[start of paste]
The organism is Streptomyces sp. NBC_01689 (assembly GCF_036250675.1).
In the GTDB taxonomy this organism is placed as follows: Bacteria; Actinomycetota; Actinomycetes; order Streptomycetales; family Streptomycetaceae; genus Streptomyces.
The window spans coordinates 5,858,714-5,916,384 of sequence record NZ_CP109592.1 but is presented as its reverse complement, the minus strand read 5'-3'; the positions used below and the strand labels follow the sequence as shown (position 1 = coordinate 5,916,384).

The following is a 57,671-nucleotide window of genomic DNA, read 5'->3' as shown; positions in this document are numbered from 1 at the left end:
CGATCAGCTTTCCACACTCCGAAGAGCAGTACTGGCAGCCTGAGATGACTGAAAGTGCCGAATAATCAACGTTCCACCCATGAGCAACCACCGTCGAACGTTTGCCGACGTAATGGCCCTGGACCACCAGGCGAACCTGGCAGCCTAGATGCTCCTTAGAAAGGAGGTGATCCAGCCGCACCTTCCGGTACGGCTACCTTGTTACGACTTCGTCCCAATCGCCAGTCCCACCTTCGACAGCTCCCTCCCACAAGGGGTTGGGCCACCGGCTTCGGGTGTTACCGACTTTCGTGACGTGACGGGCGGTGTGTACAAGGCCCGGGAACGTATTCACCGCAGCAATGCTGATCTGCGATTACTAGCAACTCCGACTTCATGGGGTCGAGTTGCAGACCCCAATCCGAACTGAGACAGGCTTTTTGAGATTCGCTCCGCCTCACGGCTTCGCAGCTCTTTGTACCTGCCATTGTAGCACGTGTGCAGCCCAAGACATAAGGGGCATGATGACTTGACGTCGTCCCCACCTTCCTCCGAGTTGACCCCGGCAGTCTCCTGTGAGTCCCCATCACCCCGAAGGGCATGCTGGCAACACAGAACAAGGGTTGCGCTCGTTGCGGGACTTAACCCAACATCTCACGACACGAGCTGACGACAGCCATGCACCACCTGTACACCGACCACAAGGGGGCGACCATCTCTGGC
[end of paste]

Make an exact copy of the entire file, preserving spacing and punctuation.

The organism is Streptomyces sp. NBC_01689 (assembly GCF_036250675.1).
In the GTDB taxonomy this organism is placed as follows: Bacteria; Actinomycetota; Actinomycetes; order Streptomycetales; family Streptomycetaceae; genus Streptomyces.
The window spans coordinates 5,858,714-5,916,384 of sequence record NZ_CP109592.1 but is presented as its reverse complement, the minus strand read 5'-3'; the positions used below and the strand labels follow the sequence as shown (position 1 = coordinate 5,916,384).

The following is a 57,671-nucleotide window of genomic DNA, read 5'->3' as shown; positions in this document are numbered from 1 at the left end:
CGATCAGCTTTCCACACTCCGAAGAGCAGTACTGGCAGCCTGAGATGACTGAAAGTGCCGAATAATCAACGTTCCACCCATGAGCAACCACCGTCGAACGTTTGCCGACGTAATGGCCCTGGACCACCAGGCGAACCTGGCAGCCTAGATGCTCCTTAGAAAGGAGGTGATCCAGCCGCACCTTCCGGTACGGCTACCTTGTTACGACTTCGTCCCAATCGCCAGTCCCACCTTCGACAGCTCCCTCCCACAAGGGGTTGGGCCACCGGCTTCGGGTGTTACCGACTTTCGTGACGTGACGGGCGGTGTGTACAAGGCCCGGGAACGTATTCACCGCAGCAATGCTGATCTGCGATTACTAGCAACTCCGACTTCATGGGGTCGAGTTGCAGACCCCAATCCGAACTGAGACAGGCTTTTTGAGATTCGCTCCGCCTCACGGCTTCGCAGCTCTTTGTACCTGCCATTGTAGCACGTGTGCAGCCCAAGACATAAGGGGCATGATGACTTGACGTCGTCCCCACCTTCCTCCGAGTTGACCCCGGCAGTCTCCTGTGAGTCCCCATCACCCCGAAGGGCATGCTGGCAACACAGAACAAGGGTTGCGCTCGTTGCGGGACTTAACCCAACATCTCACGACACGAGCTGACGACAGCCATGCACCACCTGTACACCGACCACAAGGGGGCGACCATCTCTGGC